@Dovefromabove Yes, I'm sure it's something to do with last year's drought. In another part of our garden, another neighbour (my Mum funnily enough!)'s insurers have recommended we cut down two further large trees: a 21m high sycamore and a 16m high cedar (blue atlas), neither of which I'm overly concerned about, as they are not as large / prominent / beautiful as the beech. I understand that heave is different from subsidence, something else to look into, I guess. We have pretty clayey soil here. 

    @Silver surfer The neighbour's is the house behind the tree in the picture, so I'm guessing it's maybe 50m or so away? (I'm rubbish at estimating distances...). The reports from the bore holes made by the investigators have identified our beech roots to be the problem...
  • Silver surferSilver surfer Posts: 4,709
    In pic there appears to be a tree much nearer to that house than your old Beech tree.
    I would suggest this is the culprit.
    Perthshire. SCOTLAND .
  • Janie BJanie B Posts: 953
    @Silver surfer the other tree is a much smaller cherry, also in our garden. Apparently the root analysis pointed to the beech... 
  • mrtjformanmrtjforman Posts: 331
    lovely tree yes but digging up a mammoth like that is so much work. It's taller than a house, probably weighs more than a truck and with high winds blowing into those branches it's a matter of physics that the roots have to be that big and strong to hold it.

    I would hate to be in a situation like yours. You have done nothing wrong if you ask me. If the house is subsiding it is down to how poorly it was built in the first place when the architect knew about the tree. The times we live in.
    Of course the insurance company will try to pin all blame on your tree. 

    I think the bottom line is the tree has to come down. The longer it is left, the more of a problem it will become. The only real question should be who has to pay for it.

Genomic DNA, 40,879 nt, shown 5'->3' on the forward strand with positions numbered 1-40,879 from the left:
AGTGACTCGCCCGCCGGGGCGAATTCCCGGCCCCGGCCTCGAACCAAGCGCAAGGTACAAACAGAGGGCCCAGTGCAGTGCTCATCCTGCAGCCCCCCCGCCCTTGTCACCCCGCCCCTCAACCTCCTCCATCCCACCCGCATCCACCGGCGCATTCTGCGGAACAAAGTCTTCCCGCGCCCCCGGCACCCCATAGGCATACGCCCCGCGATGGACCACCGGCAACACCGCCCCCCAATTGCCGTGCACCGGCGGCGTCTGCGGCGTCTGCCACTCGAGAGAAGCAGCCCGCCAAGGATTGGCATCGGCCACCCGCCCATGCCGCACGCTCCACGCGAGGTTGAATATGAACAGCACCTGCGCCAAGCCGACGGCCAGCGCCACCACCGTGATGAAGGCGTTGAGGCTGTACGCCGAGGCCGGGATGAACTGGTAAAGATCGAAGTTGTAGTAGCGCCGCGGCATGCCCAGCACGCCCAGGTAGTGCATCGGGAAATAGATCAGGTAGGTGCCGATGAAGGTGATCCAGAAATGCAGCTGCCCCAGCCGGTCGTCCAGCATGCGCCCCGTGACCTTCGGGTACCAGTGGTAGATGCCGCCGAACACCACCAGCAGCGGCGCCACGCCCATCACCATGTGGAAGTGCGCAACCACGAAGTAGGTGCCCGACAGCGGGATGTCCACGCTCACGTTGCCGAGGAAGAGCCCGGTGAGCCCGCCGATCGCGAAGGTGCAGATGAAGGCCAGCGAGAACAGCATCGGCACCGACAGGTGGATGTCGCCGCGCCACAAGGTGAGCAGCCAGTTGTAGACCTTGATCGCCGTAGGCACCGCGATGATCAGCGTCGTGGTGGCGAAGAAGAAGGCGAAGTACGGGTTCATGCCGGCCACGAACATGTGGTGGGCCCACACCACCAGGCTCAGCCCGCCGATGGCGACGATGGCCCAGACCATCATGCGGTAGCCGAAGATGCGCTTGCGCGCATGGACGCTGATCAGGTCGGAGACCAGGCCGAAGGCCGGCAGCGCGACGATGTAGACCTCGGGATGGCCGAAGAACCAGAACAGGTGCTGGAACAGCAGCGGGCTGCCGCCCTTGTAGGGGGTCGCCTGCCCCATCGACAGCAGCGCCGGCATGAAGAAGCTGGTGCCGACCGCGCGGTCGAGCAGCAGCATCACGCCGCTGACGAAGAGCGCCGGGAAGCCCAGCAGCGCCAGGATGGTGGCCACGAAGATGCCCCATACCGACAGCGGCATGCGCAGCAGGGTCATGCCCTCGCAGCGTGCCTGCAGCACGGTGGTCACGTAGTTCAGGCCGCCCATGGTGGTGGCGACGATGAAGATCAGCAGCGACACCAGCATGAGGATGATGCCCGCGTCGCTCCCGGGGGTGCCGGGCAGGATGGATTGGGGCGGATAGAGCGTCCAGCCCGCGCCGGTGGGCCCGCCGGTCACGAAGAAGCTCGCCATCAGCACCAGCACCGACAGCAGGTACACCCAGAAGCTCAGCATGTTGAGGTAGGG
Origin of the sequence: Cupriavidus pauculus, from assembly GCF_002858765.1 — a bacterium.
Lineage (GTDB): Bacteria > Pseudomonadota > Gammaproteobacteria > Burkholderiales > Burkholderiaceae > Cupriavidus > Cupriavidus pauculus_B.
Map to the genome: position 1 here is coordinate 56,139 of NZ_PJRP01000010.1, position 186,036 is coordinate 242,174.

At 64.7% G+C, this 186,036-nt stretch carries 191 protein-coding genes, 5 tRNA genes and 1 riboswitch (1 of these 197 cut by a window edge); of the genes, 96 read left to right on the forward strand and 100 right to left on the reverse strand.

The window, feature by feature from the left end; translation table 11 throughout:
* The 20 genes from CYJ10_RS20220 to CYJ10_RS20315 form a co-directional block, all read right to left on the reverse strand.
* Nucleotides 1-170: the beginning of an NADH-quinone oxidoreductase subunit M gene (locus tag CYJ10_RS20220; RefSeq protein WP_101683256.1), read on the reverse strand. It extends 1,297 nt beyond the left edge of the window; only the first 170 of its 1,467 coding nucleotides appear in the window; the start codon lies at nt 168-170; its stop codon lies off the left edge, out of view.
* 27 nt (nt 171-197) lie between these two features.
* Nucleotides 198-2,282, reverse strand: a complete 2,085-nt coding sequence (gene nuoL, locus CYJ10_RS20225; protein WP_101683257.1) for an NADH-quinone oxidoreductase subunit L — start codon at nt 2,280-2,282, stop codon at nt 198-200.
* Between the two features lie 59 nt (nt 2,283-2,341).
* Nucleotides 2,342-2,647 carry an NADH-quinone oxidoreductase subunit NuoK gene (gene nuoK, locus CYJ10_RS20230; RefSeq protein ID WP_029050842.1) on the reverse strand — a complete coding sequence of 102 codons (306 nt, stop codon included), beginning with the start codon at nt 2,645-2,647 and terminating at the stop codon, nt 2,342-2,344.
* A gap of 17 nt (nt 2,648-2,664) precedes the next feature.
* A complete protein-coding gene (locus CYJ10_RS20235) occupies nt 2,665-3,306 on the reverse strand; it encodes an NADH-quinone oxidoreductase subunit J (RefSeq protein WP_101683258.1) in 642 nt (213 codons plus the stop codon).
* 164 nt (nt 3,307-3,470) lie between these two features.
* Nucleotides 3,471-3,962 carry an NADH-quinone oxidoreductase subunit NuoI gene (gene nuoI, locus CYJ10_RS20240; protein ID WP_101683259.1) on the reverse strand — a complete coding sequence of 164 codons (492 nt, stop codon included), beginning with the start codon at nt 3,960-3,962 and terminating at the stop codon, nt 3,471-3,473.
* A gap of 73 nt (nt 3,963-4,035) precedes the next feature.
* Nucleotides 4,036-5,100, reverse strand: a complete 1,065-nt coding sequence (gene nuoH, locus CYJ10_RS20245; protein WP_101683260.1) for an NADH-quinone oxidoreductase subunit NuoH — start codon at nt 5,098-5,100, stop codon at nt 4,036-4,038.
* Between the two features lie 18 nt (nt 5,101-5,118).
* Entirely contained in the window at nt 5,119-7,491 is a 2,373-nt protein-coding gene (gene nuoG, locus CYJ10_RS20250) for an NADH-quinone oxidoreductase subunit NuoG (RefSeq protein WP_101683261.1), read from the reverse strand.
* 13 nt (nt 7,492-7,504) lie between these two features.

You because it is your tree - which makes no sense as it has been there for 200 years.

    Or them because the house was built hastily on a poor location that now needs to be rectified.

    Don't try to save the tree but make sure they pay for any cost involved as it is their fault you are losing the tree, I'd agree to let them save her house but I'd ask for compensation for them having to destroy your tree. They'll probably say no but that's what i'd do. Hope it works out for you. Should be for the insurance companies to battle out.

  • Silver surferSilver surfer Posts: 4,709
    50m/164ft  is a long way from your huge Beech.
    I would want to be present to verify said experts conclusions.
    Suggest the neighbours dig a trial short trench 10 m from their house and show you the tree roots.
    Or try doing it 40 m away on your plot.
    Do not believe all you are told.
    It is easier to blame your tree than shoddy foundations.
    Perthshire. SCOTLAND .
  • K67K67 Posts: 2,507
    Just a thought regarding the bore holes that showed your roots, can they prove that they have appeared in the last 19 years and were not there before. 
    Possibly 19 years ago the building inspector was from the council, can't remember when it changed so you could employ your own. 
    If it was council they might still hold some information on foundation depth etc.
    Please keep us updated!